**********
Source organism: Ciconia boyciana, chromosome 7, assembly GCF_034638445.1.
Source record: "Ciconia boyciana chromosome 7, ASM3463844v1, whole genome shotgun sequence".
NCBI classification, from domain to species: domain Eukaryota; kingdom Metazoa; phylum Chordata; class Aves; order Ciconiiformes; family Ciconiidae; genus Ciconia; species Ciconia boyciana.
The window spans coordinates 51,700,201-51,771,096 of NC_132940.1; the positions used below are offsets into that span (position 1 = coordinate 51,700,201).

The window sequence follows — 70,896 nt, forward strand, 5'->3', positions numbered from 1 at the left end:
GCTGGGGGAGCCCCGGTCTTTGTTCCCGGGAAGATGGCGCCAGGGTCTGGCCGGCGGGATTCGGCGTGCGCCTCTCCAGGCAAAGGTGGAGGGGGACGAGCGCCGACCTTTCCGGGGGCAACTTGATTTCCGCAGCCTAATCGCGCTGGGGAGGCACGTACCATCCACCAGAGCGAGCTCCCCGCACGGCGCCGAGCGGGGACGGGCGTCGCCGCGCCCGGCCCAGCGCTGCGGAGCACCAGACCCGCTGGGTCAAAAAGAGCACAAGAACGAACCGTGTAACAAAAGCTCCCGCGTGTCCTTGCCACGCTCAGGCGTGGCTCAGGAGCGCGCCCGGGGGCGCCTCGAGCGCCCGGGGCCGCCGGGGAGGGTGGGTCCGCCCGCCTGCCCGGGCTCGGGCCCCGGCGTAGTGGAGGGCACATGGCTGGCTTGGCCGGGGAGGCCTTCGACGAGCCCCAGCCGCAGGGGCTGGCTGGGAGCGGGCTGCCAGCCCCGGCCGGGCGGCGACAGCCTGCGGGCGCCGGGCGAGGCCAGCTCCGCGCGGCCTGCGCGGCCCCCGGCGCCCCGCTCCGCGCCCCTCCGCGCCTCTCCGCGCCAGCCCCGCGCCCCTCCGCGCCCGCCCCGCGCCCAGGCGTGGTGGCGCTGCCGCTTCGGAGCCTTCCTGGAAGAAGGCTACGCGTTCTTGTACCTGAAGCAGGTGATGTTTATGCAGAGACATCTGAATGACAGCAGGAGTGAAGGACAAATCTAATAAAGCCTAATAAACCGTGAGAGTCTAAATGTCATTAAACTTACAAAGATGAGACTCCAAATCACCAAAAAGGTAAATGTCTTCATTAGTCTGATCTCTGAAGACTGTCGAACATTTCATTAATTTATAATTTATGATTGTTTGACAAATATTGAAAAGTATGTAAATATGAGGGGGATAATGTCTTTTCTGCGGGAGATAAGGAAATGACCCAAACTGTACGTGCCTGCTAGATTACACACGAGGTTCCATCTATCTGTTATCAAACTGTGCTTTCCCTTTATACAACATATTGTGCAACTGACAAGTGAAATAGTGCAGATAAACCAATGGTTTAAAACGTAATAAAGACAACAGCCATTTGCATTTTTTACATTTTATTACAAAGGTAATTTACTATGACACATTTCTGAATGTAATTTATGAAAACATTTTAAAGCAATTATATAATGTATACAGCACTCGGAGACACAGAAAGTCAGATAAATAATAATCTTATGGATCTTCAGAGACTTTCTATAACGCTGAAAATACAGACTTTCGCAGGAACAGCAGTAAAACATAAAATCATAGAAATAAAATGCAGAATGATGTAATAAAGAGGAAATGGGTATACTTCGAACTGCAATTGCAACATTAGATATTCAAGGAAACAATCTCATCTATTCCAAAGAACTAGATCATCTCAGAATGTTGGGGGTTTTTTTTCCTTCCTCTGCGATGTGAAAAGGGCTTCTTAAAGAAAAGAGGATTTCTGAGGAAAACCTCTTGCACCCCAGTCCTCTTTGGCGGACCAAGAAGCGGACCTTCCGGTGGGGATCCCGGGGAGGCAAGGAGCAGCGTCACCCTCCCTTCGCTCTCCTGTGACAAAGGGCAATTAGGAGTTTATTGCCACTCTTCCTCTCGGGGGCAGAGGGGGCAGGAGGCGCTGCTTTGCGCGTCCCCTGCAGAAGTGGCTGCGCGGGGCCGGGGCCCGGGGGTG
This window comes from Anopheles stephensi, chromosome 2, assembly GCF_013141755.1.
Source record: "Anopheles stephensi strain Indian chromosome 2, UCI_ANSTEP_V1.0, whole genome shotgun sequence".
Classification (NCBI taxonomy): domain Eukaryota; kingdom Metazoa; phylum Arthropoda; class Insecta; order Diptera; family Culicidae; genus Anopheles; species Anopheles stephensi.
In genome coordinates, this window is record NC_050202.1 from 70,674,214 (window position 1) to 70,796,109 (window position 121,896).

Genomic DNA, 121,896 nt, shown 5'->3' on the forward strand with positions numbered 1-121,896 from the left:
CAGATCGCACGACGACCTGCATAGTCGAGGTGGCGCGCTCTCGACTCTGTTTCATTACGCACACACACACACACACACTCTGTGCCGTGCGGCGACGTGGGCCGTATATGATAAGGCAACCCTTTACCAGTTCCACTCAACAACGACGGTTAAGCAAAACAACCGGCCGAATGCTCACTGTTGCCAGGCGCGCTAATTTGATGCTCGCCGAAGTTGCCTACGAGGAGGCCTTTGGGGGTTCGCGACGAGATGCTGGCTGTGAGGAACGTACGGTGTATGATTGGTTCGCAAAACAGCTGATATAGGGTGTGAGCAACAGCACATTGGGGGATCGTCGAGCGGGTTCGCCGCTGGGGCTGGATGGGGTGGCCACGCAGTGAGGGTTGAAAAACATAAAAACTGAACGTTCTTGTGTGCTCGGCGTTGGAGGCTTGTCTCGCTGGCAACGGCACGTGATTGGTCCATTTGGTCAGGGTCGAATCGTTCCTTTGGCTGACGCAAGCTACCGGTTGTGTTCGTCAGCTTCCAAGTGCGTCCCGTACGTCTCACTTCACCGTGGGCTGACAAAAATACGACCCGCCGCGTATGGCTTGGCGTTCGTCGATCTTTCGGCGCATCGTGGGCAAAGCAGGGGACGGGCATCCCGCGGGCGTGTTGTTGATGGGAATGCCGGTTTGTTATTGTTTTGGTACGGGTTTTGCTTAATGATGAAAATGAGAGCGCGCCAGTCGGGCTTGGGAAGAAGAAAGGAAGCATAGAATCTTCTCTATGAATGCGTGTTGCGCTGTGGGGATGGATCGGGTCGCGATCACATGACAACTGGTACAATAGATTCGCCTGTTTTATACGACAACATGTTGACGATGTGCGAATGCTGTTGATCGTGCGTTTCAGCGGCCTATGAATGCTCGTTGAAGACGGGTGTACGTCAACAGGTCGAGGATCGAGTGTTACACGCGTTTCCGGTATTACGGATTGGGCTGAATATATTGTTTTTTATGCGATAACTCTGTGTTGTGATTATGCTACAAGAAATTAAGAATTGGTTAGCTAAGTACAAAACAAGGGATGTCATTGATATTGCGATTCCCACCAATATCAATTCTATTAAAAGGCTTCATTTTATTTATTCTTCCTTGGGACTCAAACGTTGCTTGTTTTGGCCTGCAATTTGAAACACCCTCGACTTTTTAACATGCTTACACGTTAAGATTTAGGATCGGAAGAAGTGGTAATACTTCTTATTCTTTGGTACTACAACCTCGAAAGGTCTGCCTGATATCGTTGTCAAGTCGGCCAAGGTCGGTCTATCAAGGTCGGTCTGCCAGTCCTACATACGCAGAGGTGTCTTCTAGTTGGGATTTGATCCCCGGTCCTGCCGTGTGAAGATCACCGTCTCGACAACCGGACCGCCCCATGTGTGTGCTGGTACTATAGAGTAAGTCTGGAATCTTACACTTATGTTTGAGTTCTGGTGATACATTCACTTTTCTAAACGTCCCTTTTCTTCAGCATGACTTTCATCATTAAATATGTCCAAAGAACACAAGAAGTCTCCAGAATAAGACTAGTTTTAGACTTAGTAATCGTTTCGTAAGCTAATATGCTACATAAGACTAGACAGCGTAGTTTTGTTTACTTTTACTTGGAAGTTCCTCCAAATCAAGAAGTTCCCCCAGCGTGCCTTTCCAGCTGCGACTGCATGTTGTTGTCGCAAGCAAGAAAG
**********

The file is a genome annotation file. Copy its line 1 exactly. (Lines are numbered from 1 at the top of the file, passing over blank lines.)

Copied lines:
Source organism: Ciconia boyciana, chromosome 7, assembly GCF_034638445.1.